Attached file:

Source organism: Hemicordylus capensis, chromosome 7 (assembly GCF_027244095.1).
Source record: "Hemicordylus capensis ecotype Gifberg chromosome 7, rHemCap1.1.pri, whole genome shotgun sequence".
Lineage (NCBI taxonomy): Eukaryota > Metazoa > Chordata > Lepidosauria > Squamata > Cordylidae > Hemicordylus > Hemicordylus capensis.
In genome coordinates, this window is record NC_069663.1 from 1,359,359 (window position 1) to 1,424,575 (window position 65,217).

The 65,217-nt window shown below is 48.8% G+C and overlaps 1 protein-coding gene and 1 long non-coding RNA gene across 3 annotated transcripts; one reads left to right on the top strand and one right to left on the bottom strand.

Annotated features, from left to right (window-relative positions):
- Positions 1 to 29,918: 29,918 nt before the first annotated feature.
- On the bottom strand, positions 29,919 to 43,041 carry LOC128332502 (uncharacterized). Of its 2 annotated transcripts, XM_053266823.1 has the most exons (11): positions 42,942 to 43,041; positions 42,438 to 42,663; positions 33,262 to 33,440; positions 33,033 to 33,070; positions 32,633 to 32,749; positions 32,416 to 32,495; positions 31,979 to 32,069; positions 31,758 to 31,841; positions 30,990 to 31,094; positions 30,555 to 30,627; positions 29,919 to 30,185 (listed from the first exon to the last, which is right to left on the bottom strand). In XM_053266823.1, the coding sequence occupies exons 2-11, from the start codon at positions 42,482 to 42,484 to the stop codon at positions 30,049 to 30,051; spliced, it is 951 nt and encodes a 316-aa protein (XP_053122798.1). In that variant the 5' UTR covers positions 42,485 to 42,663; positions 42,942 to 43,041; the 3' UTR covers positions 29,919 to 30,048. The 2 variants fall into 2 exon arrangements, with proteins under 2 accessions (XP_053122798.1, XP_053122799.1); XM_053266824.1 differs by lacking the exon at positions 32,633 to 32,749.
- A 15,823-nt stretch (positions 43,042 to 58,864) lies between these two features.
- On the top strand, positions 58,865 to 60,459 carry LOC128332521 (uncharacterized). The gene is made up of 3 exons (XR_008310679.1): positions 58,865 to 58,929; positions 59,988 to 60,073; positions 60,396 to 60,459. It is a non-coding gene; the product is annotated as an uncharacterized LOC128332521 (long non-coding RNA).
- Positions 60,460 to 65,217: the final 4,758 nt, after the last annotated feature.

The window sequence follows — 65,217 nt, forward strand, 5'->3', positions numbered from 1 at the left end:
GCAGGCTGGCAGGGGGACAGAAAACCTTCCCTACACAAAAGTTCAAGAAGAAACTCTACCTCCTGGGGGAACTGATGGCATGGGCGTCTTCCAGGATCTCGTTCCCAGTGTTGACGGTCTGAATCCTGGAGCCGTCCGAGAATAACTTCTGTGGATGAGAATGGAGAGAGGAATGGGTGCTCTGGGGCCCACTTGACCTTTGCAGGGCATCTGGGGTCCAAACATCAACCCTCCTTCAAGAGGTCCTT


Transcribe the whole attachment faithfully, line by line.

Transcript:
Source organism: Hemicordylus capensis, chromosome 7 (assembly GCF_027244095.1).
Source record: "Hemicordylus capensis ecotype Gifberg chromosome 7, rHemCap1.1.pri, whole genome shotgun sequence".
Lineage (NCBI taxonomy): Eukaryota > Metazoa > Chordata > Lepidosauria > Squamata > Cordylidae > Hemicordylus > Hemicordylus capensis.
In genome coordinates, this window is record NC_069663.1 from 1,359,359 (window position 1) to 1,424,575 (window position 65,217).

The 65,217-nt window shown below is 48.8% G+C and overlaps 1 protein-coding gene and 1 long non-coding RNA gene across 3 annotated transcripts; one reads left to right on the top strand and one right to left on the bottom strand.

Annotated features, from left to right (window-relative positions):
- Positions 1 to 29,918: 29,918 nt before the first annotated feature.
- On the bottom strand, positions 29,919 to 43,041 carry LOC128332502 (uncharacterized). Of its 2 annotated transcripts, XM_053266823.1 has the most exons (11): positions 42,942 to 43,041; positions 42,438 to 42,663; positions 33,262 to 33,440; positions 33,033 to 33,070; positions 32,633 to 32,749; positions 32,416 to 32,495; positions 31,979 to 32,069; positions 31,758 to 31,841; positions 30,990 to 31,094; positions 30,555 to 30,627; positions 29,919 to 30,185 (listed from the first exon to the last, which is right to left on the bottom strand). In XM_053266823.1, the coding sequence occupies exons 2-11, from the start codon at positions 42,482 to 42,484 to the stop codon at positions 30,049 to 30,051; spliced, it is 951 nt and encodes a 316-aa protein (XP_053122798.1). In that variant the 5' UTR covers positions 42,485 to 42,663; positions 42,942 to 43,041; the 3' UTR covers positions 29,919 to 30,048. The 2 variants fall into 2 exon arrangements, with proteins under 2 accessions (XP_053122798.1, XP_053122799.1); XM_053266824.1 differs by lacking the exon at positions 32,633 to 32,749.
- A 15,823-nt stretch (positions 43,042 to 58,864) lies between these two features.
- On the top strand, positions 58,865 to 60,459 carry LOC128332521 (uncharacterized). The gene is made up of 3 exons (XR_008310679.1): positions 58,865 to 58,929; positions 59,988 to 60,073; positions 60,396 to 60,459. It is a non-coding gene; the product is annotated as an uncharacterized LOC128332521 (long non-coding RNA).
- Positions 60,460 to 65,217: the final 4,758 nt, after the last annotated feature.

The window sequence follows — 65,217 nt, forward strand, 5'->3', positions numbered from 1 at the left end:
GCAGGCTGGCAGGGGGACAGAAAACCTTCCCTACACAAAAGTTCAAGAAGAAACTCTACCTCCTGGGGGAACTGATGGCATGGGCGTCTTCCAGGATCTCGTTCCCAGTGTTGACGGTCTGAATCCTGGAGCCGTCCGAGAATAACTTCTGTGGATGAGAATGGAGAGAGGAATGGGTGCTCTGGGGCCCACTTGACCTTTGCAGGGCATCTGGGGTCCAAACATCAACCCTCCTTCAAGAGGTCCTT